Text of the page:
In administration, the mixed character of the ethical “givens” is usually fairly obvious. A municipal department may take as its objective the providing of recreation to the city’s inhabitants. This aim may then be further analyzed as a means toward “building healthier bodies,” “using leisure time constructively,” “preventing juvenile delinquency,” and a host of others, until the chain of means and ends is traced into a vague realm labeled “the good life.” At this point the means-ends connections become so conjectural (e.g. the relation between recreation and character), and the content of the values so ill defined (e.g. “happiness”), that the analysis becomes valueless for administrative purposes.16

The last point may be stated in a more positive way. In order for an ethical proposition to be useful for rational decision-making, (a) the values taken as organizational objectives must be definite, so that their degree of realization in any situation can be assessed, and (b) it must be possible to form judgments as to the probability that particular actions will implement these objectives.

3. The Role of Judgment in Decision

The division of the premises of decision into those that are ethical and those that are factual might appear to leave no room for judgment in decision- making. This difficulty is avoided by the very broad meaning that has been given to the word “factual”: a statement about the observable world is factual if, in principle, its truth or falsity may be tested. That is, if certain events occur, we say the statement was true; if other events occur, we say that it was false.

This does not by any means imply that we are able to determine in advance whether it is tme or false. It is here that judgment enters. In making administrative decisions it is continually necessary to choose factual premises whose truth or falsehood is not definitely known and cannot be determined with certainty with the information and time available for reaching the decision.

It is a purely factual question whether a particular infantry attack will take its objective or fail. It is, nevertheless, a question involving judgment, since the success or failure will depend upon the disposition of the enemy, the accuracy and strength of artillery support, the topography, the morale of the attacking and defending troops, and a host of other factors that cannot be completely known or assessed by the commander who has to order the attack.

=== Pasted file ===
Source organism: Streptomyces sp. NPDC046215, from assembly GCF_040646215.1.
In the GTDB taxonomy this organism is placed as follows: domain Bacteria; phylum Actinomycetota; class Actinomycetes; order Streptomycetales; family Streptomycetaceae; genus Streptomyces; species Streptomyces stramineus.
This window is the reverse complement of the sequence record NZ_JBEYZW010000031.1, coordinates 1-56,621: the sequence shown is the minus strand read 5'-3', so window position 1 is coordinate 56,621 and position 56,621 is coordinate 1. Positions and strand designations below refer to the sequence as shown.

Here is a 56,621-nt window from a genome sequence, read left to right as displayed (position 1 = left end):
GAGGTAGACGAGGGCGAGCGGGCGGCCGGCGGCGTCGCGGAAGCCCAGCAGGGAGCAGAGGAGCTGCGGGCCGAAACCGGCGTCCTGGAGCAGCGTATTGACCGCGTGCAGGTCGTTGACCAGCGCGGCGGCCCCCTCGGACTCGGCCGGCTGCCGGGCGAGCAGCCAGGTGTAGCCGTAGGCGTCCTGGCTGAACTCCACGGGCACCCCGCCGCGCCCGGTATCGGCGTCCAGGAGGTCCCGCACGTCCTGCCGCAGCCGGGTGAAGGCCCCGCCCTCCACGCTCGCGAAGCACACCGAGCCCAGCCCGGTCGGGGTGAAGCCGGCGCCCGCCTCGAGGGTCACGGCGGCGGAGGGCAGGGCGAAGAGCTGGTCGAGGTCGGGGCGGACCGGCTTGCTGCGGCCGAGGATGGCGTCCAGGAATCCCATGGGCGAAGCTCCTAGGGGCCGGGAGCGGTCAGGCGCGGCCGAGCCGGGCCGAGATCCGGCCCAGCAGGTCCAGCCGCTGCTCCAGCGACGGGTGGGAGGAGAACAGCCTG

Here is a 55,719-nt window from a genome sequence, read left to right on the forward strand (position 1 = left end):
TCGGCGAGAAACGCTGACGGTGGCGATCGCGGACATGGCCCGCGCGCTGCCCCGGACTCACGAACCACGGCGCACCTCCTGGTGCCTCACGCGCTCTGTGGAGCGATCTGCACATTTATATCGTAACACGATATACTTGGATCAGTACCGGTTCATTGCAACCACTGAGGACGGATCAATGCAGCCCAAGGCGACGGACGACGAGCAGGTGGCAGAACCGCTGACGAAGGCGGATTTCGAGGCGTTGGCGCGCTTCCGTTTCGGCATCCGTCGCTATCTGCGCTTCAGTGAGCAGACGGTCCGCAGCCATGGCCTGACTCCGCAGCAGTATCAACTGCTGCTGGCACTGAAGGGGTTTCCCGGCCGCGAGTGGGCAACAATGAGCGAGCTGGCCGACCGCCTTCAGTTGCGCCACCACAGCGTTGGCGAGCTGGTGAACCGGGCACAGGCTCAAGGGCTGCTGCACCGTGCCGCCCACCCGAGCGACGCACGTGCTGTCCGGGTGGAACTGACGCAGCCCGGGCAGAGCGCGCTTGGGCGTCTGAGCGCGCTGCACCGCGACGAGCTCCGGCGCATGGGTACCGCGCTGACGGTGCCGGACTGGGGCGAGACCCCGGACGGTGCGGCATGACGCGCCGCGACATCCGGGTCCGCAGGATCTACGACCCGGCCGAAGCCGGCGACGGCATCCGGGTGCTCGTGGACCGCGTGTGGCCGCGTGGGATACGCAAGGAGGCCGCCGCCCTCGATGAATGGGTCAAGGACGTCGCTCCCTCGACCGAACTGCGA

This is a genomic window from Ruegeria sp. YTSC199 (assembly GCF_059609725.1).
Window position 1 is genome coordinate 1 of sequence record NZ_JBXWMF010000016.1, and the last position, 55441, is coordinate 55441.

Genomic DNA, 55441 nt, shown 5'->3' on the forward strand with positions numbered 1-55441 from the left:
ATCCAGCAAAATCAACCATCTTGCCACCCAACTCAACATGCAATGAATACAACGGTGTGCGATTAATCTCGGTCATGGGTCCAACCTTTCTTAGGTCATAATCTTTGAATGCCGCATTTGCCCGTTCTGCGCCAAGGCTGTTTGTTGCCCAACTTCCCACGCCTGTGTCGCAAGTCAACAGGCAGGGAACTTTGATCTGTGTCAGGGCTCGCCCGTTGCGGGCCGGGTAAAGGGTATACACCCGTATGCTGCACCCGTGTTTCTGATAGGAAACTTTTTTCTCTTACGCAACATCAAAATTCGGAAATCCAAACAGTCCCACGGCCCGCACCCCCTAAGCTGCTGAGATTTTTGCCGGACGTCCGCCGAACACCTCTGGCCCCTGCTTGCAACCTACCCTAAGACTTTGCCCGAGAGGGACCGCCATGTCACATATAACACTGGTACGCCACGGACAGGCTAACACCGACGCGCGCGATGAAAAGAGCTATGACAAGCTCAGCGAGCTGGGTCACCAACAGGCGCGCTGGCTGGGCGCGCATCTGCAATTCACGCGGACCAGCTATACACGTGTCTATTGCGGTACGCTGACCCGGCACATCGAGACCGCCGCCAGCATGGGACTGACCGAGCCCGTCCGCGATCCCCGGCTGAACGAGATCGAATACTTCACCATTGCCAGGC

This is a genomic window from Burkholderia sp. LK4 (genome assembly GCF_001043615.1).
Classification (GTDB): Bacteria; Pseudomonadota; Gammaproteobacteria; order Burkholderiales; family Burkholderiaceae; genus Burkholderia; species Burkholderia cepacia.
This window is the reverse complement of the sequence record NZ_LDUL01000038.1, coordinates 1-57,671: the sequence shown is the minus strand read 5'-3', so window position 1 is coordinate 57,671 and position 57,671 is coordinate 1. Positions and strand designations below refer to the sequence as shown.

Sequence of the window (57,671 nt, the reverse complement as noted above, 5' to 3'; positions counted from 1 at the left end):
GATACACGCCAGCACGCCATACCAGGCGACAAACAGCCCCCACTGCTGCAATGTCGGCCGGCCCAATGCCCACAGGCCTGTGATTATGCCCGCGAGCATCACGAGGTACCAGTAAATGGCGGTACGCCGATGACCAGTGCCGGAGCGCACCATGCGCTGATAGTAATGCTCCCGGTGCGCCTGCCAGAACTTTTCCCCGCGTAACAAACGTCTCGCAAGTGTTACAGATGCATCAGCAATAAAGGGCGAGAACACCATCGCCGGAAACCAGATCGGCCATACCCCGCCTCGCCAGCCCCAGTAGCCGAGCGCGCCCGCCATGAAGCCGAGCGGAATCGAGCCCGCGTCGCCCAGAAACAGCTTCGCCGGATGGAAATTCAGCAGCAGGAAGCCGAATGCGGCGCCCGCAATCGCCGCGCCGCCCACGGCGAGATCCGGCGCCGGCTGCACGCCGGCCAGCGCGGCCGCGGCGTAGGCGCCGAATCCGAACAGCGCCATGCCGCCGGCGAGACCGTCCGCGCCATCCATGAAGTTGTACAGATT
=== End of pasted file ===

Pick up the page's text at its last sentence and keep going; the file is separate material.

In ordinary speech there is often confusion between the element of judgment in decision and the ethical element. This confusion is enhanced by the fact that the further the means-end chain is followed, i.e. the greater the ethical element, the more doubtful are the steps in the chain, and the greater is the element of judgment involved in determining what means will contribute to what ends.17

The process by which judgments are formed has been very imperfectly studied. In practical administration it may be feared that confidence in the correctness of judgments sometimes takes the place of any serious attempt to evaluate them systematically on the basis of subsequent results. But further consideration of the psychology of decisionmaking will have to be postponed to a later chapter.18

4. Value Judgments in Private Management

The illustrations used thus far in this chapter have been drawn largely from the field of public administration. One reason for this is that the problem of value judgments has been more fully explored—particularly in relation to administrative discretion and administrative regulation— in the public than in the private field. There is, in fact, no essential difference on this topic between the two. Decisions in private management, like decisions in public management, must take as their ethical premises the objectives that have been set for the organization.

There are important differences between public and private management, of course, in the types of organizational objectives that are set up and in the procedures and mechanisms for establishing them. In public administration final responsibility for determining objectives rests with a legislative body; in private management, with the board of directors, and ultimately with the stockholders.11 In both fields serious problems have arisen as to the means to be used in implementing the responsibility of these control bodies.19 It is to this problem that we turn next—again directing our attention particularly to the field of public administration. A little translation of terms should suffice to make most of the discussion applicable to the stockholder-management relationship.

Source: Simon Herbert A. (1997), Administrative Behavior, Free Press; Subsequent edition.

Leave a Reply

Your email address will not be published. Required fields are marked *